Researchers Memorialize First Icelandic Glacier Lost To Climate Change

In 2014, scientists announced that Iceland’s first major glacier, Okjökul – famously known as ‘Ok’ – has disappeared. This August, researchers are commemorating the lost glacier with a monument and “A letter to the future” urging for climate action. The monument is scheduled to be installed at the site of the lost glacier in Borgarfjörður, Iceland, by researchers from Rice University in Texas and members of the Icelandic Hiking Society. The message on the monument’s plaque titled “A letter to the future” reads, “Ok is the first Icelandic glacier to lose its status as a glacier. In the next 200 years all our glaciers are expected to follow the same path. This monument is to acknowledge that we know what is happening and what needs to be done. Only you know if we did it.” At the end, the date the monument will be unveiled – August 2019 – is printed, along with the figure “415ppm CO2” referencing the record-breaking carbon dioxide levels recorded in the atmosphere in May this year.

Glaciers naturally lose mass through a process called calving where melting ice or wind or water erosion lead to a rift in the edge of a glacier. This rift causes the glacier to become unstable and break away from the land forming an iceberg, which falls into the ocean. Although calving is a natural part of a glacier’s life cycle, climate change has significantly increased the rate at which the glacier drops ice into the ocean, affecting global sea levels, driving ocean currents and influencing atmospheric circulation. In addition to these effects, the decline of glaciers will impede the considerable benefits of glaciers such as providing water and hydro-electric power.

The melted glacier and its effects on Icelanders was documented in a film by University of Rice anthropologists Cymene Howe and Dominic Boyer in 2018 called, “Not Ok.” The film attempts to bring awareness to the realities of global environmental change and drive the point that nature is no longer ‘out there.’ Boyer said the monument, in the same spirit as the documentary, is “to create a lasting memorial to Ok, a small glacier that has a big story to tell. Ok was the first named Icelandic glacier to melt because of how humans have transformed the planet’s atmosphere. Its fate will be shared by all of Iceland’s glaciers unless we act now to radically curtail greenhouse gas emissions.” At the current rate of rising global temperatures due to unprecedented levels of carbon dioxide, scientists fear that Iceland’s 400+ glaciers will melt away by 2200.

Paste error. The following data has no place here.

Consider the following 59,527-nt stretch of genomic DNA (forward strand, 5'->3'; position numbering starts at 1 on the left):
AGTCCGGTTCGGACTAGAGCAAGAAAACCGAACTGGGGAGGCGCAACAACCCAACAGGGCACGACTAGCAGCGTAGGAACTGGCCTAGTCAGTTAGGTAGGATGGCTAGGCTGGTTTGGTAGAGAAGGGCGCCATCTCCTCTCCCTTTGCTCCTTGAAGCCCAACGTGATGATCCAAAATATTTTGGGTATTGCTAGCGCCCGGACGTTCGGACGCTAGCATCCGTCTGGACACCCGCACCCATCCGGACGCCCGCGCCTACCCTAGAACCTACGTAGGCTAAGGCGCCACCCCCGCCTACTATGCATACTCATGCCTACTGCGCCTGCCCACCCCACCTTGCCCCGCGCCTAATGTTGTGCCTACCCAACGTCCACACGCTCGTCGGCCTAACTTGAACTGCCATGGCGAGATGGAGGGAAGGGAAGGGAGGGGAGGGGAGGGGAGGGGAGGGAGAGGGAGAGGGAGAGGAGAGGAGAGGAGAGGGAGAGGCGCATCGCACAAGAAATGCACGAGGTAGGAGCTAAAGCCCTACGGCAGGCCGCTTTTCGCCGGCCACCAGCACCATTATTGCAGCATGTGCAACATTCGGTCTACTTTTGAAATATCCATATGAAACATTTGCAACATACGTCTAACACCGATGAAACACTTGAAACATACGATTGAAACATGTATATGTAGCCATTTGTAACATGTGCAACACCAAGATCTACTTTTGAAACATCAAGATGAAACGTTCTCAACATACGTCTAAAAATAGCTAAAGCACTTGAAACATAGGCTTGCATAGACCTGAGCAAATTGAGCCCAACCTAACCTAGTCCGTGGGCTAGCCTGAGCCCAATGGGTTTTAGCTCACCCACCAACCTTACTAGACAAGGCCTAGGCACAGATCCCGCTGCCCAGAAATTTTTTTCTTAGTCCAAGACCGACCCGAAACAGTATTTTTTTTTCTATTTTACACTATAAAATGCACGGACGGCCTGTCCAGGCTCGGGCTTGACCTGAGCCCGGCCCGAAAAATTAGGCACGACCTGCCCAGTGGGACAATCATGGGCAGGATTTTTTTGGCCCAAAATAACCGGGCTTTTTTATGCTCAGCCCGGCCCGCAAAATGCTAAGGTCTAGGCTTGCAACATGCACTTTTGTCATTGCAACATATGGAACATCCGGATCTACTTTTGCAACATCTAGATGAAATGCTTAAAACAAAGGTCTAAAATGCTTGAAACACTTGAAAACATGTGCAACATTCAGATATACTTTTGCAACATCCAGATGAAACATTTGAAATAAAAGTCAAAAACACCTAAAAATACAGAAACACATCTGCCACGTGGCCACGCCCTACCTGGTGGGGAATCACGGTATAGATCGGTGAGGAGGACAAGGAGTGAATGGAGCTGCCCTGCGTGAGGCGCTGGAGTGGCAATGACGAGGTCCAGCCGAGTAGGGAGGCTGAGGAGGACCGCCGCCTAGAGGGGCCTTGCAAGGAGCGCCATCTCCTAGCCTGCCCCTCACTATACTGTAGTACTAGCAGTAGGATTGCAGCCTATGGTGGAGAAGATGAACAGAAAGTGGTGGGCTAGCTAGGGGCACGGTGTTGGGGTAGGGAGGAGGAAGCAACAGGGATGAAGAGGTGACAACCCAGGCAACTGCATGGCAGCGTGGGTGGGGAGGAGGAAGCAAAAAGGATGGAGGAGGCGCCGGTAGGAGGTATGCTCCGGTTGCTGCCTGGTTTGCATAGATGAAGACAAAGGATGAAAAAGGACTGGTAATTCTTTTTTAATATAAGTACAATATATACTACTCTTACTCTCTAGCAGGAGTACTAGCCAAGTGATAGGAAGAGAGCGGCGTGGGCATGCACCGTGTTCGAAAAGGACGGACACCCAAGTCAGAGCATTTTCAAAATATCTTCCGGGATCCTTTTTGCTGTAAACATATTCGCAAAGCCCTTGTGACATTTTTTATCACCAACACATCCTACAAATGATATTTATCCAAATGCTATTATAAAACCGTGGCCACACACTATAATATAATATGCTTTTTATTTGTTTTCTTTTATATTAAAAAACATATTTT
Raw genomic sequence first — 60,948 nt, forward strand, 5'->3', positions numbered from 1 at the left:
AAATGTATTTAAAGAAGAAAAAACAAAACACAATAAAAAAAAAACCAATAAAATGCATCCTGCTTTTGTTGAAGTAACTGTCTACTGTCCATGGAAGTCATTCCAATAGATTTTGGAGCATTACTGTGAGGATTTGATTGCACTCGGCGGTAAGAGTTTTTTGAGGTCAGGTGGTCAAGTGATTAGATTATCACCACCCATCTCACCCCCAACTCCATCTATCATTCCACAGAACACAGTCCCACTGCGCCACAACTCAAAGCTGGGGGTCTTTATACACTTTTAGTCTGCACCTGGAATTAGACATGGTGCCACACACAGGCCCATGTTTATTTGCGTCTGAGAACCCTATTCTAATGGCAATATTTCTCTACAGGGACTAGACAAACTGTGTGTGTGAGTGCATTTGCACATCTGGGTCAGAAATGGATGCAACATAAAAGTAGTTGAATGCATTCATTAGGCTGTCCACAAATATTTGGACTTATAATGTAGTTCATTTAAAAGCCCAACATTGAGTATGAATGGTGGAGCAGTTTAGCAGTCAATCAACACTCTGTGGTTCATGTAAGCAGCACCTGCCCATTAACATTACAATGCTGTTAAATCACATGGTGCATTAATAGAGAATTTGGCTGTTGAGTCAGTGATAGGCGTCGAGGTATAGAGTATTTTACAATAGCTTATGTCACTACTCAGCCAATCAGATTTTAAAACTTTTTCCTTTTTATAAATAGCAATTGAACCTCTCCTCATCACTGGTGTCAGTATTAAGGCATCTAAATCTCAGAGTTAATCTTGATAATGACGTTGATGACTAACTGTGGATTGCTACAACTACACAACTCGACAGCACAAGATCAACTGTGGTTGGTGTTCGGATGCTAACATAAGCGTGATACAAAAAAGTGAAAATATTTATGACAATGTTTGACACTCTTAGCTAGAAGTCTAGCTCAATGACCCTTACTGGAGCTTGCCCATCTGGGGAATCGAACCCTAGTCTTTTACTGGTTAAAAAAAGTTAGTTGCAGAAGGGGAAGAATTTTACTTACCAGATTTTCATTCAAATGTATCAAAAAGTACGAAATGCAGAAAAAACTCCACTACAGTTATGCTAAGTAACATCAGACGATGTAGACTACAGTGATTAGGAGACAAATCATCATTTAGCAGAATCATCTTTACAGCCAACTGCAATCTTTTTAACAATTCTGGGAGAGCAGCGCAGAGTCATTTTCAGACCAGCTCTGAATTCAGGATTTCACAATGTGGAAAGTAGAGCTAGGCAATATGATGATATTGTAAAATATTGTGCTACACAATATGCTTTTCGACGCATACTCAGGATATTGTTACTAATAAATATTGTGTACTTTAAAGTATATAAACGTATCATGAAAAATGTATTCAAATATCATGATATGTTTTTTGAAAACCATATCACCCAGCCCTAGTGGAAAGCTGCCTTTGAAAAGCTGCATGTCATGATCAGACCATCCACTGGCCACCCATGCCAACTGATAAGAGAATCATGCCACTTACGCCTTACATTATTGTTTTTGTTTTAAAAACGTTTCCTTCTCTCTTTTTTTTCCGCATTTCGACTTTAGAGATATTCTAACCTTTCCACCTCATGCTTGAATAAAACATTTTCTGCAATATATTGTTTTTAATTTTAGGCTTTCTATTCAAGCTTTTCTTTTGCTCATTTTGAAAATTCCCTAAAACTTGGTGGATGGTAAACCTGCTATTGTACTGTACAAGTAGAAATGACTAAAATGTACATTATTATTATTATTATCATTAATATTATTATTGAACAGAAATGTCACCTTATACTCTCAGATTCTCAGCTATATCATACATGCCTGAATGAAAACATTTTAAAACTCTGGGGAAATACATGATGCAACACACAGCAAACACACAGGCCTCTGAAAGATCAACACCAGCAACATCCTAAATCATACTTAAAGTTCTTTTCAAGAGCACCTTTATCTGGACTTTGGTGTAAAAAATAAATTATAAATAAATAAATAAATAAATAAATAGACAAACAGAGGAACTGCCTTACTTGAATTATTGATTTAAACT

The 2003 Intergovernmental Panel on Climate Change unequivocally outlines the salience of the threat of climate change: ‘Warming of the climate system is unequivocal, and since the 1950s, many of the observed changes are unprecedented over decades to millennia. The atmosphere and ocean have warmed, the amounts of snow and ice have diminished, sea level has risen, and the concentrations of greenhouse gases have increased.’ The message on the monument’s plaque titled “A letter to the future” highlights the need for substantial and sustained reductions of carbon dioxide emissions, and those of other greenhouse gases. As U.S. Anthropologist Howe said, “One of our Icelandic colleagues put it very wisely when he said, ‘Memorials are not for the dead; they are for the living. With this memorial, we want to underscore that it is up to us, the living, to collectively respond to the rapid loss of glaciers and the ongoing impacts of climate change. For Ok glacier it is already too late; it is now what scientists call ‘dead ice.’”


The Organization for World Peace